Monday, May 31, 2010

70's Cinema: THE GODFATHER

All these years I have thought that Mario Puzo's novel THE GODFATHER was suppose to have been a literary classic. I had never read it, so when i heard from a good source that the book was actually a trashy housewife novel in the vein of VALLEY OF THE DOLLS and Harold Robbins foder, I was totally on board to watch it the film version again. I had seen it about 15 years ago and didn't remember a thing about it. Armed with a THE GODFATHER super fan, I set in to reexamine it and see just what all the craze was about.

First and foremost, Marlon Brando eats this role alive. The way he downplays his power over just about everyone and the entire city, is so amazing. He seems like this super likeable guy, with this simmering evilness just under the surface. As the movie moves forward at a breathtaking speed, the suspense builds like nobody's business. I kept finding myself taken back by just how good this film was and how well it holds up. It took me a moment to realize that this film wasn't set in the 70's. I just thought all mafia guys were sharp dressed men.

The film is a trashy movie, but so well made and the actors devote themselves to making the roles they play so believeable, that you totally get sucked into it and all the pulp feel is washed off, but it leaves a thin film of sleaze that makes the viewer uncomfortable from beginning to end.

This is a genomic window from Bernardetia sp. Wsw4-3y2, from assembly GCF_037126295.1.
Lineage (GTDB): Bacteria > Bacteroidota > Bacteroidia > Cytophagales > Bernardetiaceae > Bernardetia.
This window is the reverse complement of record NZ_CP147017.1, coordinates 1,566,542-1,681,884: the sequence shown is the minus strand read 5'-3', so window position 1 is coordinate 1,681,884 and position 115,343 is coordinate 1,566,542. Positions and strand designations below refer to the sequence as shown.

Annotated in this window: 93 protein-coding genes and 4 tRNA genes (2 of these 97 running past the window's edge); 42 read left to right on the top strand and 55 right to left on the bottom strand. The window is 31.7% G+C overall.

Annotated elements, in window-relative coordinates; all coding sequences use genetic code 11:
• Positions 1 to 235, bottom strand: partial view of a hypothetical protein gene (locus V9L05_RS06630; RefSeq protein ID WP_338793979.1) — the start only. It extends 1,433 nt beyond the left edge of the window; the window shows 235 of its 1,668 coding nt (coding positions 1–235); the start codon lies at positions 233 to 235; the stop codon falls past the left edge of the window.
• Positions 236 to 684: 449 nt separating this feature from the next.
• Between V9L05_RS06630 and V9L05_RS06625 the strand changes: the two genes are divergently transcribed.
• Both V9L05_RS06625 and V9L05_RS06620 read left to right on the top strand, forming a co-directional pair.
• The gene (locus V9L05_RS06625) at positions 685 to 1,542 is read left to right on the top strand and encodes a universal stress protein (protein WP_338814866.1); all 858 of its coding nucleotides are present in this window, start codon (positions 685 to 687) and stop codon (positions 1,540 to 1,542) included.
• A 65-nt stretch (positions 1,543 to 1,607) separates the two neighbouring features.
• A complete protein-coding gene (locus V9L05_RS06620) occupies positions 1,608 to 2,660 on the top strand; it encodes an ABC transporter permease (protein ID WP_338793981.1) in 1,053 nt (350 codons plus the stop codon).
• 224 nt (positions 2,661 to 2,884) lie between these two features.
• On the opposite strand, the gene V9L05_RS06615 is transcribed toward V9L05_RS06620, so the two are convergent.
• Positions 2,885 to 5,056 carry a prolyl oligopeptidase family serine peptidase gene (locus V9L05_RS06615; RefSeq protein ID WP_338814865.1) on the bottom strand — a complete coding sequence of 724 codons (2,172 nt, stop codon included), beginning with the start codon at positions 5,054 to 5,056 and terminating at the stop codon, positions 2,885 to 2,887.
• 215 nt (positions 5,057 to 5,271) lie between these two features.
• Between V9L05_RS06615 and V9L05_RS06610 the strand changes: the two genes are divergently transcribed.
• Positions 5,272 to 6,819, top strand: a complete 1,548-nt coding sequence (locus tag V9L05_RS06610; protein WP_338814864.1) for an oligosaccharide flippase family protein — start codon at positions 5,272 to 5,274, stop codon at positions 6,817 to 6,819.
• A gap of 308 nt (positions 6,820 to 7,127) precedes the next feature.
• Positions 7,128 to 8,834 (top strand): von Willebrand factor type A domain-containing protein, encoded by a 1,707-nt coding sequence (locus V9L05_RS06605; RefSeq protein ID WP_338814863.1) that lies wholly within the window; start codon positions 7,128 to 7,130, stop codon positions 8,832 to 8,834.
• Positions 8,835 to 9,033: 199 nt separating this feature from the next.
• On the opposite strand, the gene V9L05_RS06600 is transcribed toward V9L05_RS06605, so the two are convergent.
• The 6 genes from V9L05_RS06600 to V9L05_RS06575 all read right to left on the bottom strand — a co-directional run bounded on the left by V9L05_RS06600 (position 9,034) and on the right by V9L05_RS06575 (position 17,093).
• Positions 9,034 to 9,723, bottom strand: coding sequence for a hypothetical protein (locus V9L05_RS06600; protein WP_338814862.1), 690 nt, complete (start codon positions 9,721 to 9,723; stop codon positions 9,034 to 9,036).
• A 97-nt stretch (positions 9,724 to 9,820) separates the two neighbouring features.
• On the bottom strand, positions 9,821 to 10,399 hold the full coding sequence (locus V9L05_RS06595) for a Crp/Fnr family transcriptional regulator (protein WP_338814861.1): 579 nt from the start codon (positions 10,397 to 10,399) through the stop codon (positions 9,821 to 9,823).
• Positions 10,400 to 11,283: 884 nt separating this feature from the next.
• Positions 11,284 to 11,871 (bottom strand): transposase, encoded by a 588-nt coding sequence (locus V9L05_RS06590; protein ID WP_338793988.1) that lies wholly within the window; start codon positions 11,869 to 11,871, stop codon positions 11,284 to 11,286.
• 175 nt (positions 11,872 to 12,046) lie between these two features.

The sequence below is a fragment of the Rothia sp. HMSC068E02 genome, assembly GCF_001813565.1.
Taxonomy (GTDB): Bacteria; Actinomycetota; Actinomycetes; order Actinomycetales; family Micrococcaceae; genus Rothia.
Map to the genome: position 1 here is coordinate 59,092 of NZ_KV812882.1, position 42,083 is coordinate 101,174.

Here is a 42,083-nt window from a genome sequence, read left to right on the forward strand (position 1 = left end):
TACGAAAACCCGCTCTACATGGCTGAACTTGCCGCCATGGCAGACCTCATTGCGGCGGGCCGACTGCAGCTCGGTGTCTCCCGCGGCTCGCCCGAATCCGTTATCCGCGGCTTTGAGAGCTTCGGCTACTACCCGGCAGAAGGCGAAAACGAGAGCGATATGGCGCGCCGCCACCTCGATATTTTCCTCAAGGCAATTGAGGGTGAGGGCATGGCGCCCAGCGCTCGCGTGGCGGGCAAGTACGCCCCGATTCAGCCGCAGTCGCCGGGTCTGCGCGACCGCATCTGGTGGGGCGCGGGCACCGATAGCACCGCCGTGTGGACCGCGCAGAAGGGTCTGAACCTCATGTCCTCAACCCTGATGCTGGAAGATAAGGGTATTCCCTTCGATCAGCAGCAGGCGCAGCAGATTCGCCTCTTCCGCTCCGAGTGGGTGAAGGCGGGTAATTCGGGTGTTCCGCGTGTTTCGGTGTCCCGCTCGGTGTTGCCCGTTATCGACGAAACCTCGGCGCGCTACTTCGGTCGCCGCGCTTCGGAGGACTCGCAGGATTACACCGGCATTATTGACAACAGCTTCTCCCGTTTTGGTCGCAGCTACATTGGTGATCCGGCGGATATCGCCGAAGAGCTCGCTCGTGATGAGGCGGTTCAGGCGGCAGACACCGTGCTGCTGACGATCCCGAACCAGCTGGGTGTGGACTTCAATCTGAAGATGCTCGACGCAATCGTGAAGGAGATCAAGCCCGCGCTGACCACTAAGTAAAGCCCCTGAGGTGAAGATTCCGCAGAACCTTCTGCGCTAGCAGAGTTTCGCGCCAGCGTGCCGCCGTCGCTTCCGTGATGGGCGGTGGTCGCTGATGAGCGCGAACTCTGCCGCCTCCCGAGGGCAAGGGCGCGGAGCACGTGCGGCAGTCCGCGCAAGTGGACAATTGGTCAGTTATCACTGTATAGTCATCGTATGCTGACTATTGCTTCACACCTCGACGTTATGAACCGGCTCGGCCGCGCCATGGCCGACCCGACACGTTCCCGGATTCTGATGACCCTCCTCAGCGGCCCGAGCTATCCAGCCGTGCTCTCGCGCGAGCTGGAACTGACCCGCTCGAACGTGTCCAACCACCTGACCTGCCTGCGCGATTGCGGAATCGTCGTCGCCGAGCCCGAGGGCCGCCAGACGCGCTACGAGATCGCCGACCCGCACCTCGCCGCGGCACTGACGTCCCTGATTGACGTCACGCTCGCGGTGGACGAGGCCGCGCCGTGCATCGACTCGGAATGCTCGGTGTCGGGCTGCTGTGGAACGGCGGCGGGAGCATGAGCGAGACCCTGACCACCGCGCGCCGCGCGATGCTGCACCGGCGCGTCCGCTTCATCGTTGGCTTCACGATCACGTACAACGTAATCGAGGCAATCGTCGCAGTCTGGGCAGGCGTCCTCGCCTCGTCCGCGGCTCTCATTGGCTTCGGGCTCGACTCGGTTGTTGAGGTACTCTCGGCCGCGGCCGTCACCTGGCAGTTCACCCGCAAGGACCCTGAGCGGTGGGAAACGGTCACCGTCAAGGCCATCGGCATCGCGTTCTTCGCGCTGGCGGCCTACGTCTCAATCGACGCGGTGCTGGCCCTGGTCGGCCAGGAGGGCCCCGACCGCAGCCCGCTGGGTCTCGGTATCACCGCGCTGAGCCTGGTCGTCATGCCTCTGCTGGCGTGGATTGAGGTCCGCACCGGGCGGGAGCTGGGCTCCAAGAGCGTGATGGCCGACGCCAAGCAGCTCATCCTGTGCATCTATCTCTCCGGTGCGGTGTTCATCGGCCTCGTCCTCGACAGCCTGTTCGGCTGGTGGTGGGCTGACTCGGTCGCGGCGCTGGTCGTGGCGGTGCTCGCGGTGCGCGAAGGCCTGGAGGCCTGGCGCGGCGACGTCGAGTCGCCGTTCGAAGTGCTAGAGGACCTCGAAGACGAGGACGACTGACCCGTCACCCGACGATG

It was so interesting to watch THE GODFATHER, because so many films have copied the format. I swear i have seen some of the scenes directly lifted into other films. It changed everything when it came to crime/mafia movies. It basically became the Godfather of mafia movies. You must respect it if you even attempt to make a mafia movie. I wondered what did the actual Mafia think of THE GODFATHER book and movie? I am thinking they pretty much loved it. It exposed some harsh truths about mafia business, but also made it glamorous. Straight boy glamorous that is. Kinda like a VALLEY OF THE DOLLS for straight boys and they deserve that don't you think?

Sunday, May 30, 2010

Gay Cinema: SHAMPOO

Produced and co-written by Beatty, SHAMPOO has an agenda. A very bold agenda that is manages to pull off with style, elegance and wit. This movie surprised me over and over and over. The character of George Roundy, seems to be based on Babs love interest, Jon Peters who brought the idea of a "straight" male hairdresser to the mainstream in the seventies. Warren Beatty proved just how big his balls were to play this role. He had to appear cocky as hell and have a "I don't care what anyone thinks of me" attitude. He oozes hotness, even when his hair is a mile high. I swear, he gets sexier and sexier as the movie moves along. And anytime a gay joke is tossed at him, he either goes with it and doesn't care or brushes it aside with a flip of his blowdryer. With each scene in SHAMPOO, his character's layers get deeper and deeper. Who knew all the angst that comes with being a hot male hairdresser in Beverly Hills?!

This is a very adult comedy that doesn't pander to anyone or treat it's audience like they are a bunch of mindless moviegoers. Tons of jokes go right under the radar and I caught myself laughing at lines about ten seconds after they were delivered. Cleverness is something that is not easy to do in a comedy, but SHAMPOO manages to hold on to the viewer all the while jumping from slapstick to bittersweetness.